This NFL season has blazed new political trails as players have used their platform to stand up to racism in the face of a ferocious backlash. It has truly been a season of firsts. But there is another “first” on the immediate horizon that speaks to the league’s baldly reactionary history in regards to race.
The NFL—for all their corporate rhetoric about being something that “brings the country together”—of course has a team named after a Native American racial slur in the nation’s capital. That’s not news. What is news is that on Thanksgiving, for the first time in league history, this team in Washington will be playing host. That means as we finish our food, slip into sweatpants, and to gather around the television to watch NFL football, a tradition only slightly less ubiquitous than pumpkin pie, the R*dskins slur— a name that exists only because of genocide and displacement—will have center stage.
Not unlike Houston Texans owner Bob McNair saying that “the inmates are running the prison” as NFL players were speaking about criminal-justice reform, this raises irony to the level of obscenity, especially as owners, and their pizza-purveying sponsors, are trying to convince players and the public that they are enlightened about these issues. It’s as if NFL owners, by having Washington host this game, are having their own private joke at the expense of the players, fans, and commentators who care about these issues. All the team would say to us at The Nation was, “The [R*dskins] are excited to host the first ever Thanksgiving game in Washington. We appreciate our fans spending their holiday with us, and we want to create new traditions and special experiences that [R*dskins] fans and families are sure to remember.”
To get an actual comment, I reached out to Ray Halbritter, Oneida Nation representative and spokesman for the Change the Mascot Campaign. He said, “Thanksgiving has long been a difficult day for many Native Americans, because the holiday story promoted in popular culture often omits the oppression, violence, and bloodshed that our people faced when Europeans migrated to this continent. Using the holiday to additionally promote the Washington team’s derogatory name further marginalizes Native Americans—and tells people across the country that on this holiday it is perfectly acceptable to promote a painful racial slur. At a time when our political debate is so polarized and filled with invective, we should be able to agree that the NFL should not promoting a racial slur.”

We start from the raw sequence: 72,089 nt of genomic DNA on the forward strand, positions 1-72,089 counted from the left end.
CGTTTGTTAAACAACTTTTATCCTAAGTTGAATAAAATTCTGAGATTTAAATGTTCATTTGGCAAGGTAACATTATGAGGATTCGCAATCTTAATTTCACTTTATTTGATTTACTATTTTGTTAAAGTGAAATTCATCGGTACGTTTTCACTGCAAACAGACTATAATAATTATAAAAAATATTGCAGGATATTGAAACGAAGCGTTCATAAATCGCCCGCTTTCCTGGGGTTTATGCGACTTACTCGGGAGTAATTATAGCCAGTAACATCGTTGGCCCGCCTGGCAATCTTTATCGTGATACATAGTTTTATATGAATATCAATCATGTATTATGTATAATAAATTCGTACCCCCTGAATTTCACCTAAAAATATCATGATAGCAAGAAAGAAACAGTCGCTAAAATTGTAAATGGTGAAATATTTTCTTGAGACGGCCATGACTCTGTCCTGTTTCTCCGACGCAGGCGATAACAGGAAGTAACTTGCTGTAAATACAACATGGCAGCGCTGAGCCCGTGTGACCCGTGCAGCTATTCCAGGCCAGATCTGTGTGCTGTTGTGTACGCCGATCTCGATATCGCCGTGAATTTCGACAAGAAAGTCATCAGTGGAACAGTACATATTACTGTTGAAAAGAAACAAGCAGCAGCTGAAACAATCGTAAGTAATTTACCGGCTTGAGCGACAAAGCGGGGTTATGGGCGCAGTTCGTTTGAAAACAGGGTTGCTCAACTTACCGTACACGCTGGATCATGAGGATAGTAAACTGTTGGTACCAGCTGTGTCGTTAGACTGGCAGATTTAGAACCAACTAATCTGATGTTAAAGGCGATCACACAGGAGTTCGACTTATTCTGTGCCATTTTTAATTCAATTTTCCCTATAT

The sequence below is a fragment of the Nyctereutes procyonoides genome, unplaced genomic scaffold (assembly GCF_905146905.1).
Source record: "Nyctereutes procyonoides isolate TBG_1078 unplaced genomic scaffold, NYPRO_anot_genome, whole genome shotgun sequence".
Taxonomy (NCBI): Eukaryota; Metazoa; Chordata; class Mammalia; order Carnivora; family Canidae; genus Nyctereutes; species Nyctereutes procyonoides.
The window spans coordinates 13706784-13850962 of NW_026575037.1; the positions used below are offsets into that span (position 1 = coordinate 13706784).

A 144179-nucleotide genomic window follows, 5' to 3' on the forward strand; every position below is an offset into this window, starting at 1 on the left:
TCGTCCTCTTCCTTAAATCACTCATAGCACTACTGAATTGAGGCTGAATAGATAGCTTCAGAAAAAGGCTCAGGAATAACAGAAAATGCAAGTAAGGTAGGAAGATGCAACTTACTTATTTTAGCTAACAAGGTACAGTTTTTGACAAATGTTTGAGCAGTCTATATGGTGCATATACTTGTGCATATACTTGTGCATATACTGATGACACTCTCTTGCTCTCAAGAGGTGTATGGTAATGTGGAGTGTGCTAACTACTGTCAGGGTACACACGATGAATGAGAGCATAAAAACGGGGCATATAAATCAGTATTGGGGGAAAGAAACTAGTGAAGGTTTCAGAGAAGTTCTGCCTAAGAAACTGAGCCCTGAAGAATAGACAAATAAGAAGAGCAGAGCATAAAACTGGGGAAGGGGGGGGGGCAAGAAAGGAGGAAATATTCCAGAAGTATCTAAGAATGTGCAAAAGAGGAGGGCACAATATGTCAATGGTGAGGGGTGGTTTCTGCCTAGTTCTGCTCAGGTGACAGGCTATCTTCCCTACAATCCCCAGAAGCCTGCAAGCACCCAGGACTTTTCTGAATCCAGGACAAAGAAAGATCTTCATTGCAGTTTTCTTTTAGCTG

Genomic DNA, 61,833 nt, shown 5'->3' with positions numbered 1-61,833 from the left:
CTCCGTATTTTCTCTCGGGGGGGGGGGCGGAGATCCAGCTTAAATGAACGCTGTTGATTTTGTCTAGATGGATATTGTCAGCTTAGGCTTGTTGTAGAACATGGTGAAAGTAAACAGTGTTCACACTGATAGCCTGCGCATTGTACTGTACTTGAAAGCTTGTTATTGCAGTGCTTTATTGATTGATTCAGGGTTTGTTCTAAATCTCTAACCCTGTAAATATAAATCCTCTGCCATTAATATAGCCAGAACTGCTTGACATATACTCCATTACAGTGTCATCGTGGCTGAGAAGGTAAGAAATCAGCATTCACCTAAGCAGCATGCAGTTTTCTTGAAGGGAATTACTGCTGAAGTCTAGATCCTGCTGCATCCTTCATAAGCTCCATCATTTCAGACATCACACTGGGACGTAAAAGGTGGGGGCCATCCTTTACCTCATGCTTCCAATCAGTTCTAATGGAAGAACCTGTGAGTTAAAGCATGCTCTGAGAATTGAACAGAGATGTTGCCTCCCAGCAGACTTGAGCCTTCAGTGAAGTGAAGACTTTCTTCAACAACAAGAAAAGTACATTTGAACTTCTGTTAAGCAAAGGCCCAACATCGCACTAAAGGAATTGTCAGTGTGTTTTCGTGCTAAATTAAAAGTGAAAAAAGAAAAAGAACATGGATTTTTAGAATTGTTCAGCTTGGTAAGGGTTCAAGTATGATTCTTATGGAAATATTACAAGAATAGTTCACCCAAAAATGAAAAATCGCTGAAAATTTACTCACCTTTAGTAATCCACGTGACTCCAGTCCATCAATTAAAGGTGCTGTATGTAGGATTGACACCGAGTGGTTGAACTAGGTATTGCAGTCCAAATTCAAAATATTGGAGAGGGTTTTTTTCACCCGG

The fact that this team is owned by Dan Snyder, who blocked with Dallas Cowboys owner Jerry Jones in calls to crack down on players protesting racism during the anthem, and gave over a million dollars to the Trump inaugural committee, should not be lost in this discussion. Snyder has pledged to never change the team name with a belligerence that mirrors his man in the White House. Snyder’s refusal to meet with native leaders and his ignoring the laundry list of tribal governments and organizations who have called for it to change is also from the Trumpian textbook: creating a billionaire’s echo chamber that permits only ideas that fluff the master. The same mendacious mentality that allows Snyder to deny that “redskin” is a racial slur is also the mindset that allowed him to say in an owners’ meeting that “96 percent” of people oppose the player protests.
I spoke to Suzan Shown Harjo, the Cheyenne and Hodulgee Muscogee activist and president of the Morningstar Institute, who has led this fight to end racist mascotry for decades. She told me, “The owner of the Washington NFL franchise is such a hypocrite, pretending to take a knee with players regarding racism, while requiring his employees to commit acts of racism, stereotyping, and cultural appropriation against Native Peoples. The idea of him ‘hosting’ a Thanksgiving game is quite fitting, actually. It celebrates what the name, imagery, and behaviors associated with the team he owns also celebrate in history—a time when European and then American men skinned Native men, women, and children and produced them as ‘proof of Indian kill’ in order to collect bounties issued first by colonies and companies and then by states and territories. This grotesque practice still was in full swing when my grandmother was growing up, so I dispute anyone’s argument that this was too long ago to be an ongoing injury or threat to my generation or the later ones. Slavery in the Americas spanned about the same time, yet few could honestly deny its present and lasting trauma. Hypocrisy, thy name is Snyder.”
In this season of racial dissent and dialogue over racism, the Washington team name has been erased from the discussion. Perhaps this Thanksgiving we can center it exactly where it belongs, and understand that a league that celebrates racial slurs can never be an engine for racial justice.